Trent Hypermarket, a joint venture between the Tata group and Tesco, the UK-based multinational grocery and merchandise retailer, is looking to buy land in Bengaluru, Mumbai and other cities to build distribution centres for its stores.
The land buying will help the company meet this country’s norm of multibrand foreign direct investment in the segment, with $50 million (Rs 330 crore) investment in new back-end infrastructure. “Earmarked funds, temporarily parked in mutual funds, have to be utilised for the qualifying end-use in back-end infrastructure only,” the company said in its annual report for 2015-16.
The company has a little over 20 stores in Mumbai, Pune, Aurangabad and Bengaluru. Last year, it said it was looking to add 50 stores in this financial year, one of the biggest expansion plans in a single year.
The company has taken distribution centres on lease in the past and is now looking to buy properties. It said it was in the process of buying a seven-acre parcel in Bengaluru, where it will build a 140,000 sq ft distribution centre (DC), enabling it to supply goods to its stores in Karnataka. It said it was also evaluating a proposal to build similar DCs in Maharashtra, preferably between Pune and Mumbai, and in other cities.
According to sources, the company is in talks with a land owner at Hoskote near Bengaluru and the deal could be a Rs 15-20 crore one, as rates in the area are around Rs 2 crore an acre. “If they are planning to add 50 stores, they need large distribution centres, without which the fill rates in the stores would suffer. They also need to meet FDI norms,” said a senior real estate executive who is aware of the retailer’s plans. Fill rate means the rate at which goods are supplied against a particular order.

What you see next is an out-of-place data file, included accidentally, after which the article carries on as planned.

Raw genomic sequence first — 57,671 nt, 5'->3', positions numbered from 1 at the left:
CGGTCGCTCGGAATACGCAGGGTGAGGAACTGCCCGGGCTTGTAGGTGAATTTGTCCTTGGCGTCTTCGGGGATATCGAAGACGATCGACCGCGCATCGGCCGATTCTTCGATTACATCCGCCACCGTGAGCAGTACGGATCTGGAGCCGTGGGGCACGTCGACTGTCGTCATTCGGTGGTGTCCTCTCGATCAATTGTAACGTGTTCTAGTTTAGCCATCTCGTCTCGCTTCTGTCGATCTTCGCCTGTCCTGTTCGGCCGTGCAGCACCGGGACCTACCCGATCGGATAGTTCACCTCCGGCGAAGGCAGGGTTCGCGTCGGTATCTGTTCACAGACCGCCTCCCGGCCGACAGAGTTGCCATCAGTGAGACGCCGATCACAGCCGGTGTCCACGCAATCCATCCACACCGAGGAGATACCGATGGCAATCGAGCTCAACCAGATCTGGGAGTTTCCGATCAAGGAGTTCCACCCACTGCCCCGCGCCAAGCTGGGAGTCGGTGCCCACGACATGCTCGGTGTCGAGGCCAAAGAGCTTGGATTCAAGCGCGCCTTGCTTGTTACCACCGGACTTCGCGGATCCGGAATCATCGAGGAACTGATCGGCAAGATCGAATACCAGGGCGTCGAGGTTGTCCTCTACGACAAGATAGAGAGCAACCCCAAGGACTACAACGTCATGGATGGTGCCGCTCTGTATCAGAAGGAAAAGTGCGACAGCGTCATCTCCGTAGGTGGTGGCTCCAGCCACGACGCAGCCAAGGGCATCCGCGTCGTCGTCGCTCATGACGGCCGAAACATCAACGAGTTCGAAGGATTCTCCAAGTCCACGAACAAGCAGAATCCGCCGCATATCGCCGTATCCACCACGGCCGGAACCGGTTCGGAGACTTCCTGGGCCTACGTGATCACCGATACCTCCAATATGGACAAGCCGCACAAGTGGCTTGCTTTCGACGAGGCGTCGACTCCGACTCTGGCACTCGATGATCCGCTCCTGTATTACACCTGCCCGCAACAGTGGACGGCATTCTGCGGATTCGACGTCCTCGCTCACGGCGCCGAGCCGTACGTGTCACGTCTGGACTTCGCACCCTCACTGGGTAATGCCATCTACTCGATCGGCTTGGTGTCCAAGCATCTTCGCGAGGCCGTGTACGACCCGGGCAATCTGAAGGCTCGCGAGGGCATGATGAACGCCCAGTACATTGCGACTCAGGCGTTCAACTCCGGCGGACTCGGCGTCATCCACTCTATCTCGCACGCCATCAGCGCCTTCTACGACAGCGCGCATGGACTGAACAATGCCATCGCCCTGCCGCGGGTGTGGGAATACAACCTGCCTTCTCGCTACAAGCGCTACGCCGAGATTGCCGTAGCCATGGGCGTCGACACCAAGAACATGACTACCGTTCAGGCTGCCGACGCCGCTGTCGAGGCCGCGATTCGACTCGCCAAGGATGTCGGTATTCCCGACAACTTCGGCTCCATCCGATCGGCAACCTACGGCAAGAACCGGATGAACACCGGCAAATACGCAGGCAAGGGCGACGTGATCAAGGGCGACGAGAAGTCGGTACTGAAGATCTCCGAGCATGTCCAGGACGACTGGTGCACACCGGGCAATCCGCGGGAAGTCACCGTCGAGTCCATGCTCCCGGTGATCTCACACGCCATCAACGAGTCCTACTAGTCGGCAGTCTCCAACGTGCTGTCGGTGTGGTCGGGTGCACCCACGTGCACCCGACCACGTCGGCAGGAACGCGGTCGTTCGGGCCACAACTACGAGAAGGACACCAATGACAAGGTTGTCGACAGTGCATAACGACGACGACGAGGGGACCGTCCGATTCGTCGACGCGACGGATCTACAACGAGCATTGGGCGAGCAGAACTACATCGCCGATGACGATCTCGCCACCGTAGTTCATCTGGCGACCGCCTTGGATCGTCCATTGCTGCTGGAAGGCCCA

Trent is the only company which applied for FDI in multibrand retailing and runs stores in Maharashtra and Karnataka, which had allowed foreign investment in the sector. The policy announced in 2012 permitted 51 per cent FDI in multibrand retailing and left it to each state to allow or refuse permission. Though Trent is yet to break even, it reduced its loss before tax in 2015-16 to Rs 44.8 crore, from Rs 65.4 crore a year before. The company posted a like for like growth of 8.3 per cent in FY16.
Like for like means the growth from stores in the business for a year or more.
Regarding the 30 per cent sourcing condition, the company said this was being monitored. For FY16, it sourced 28.27 per cent of qualifying products from micro, small and medium industries. Retailers are focusing on DCs to speed supplies to stores. Recently, Ramdev’s Patanjali Ayurved said it had added 1.2 million sq ft of warehousing space in 20 cities and would take it to two mn sq ft by the end of this financial year.
140,000 sq ft distribution centre in Bengaluru
50 more stores in FY17
Credits Business Standard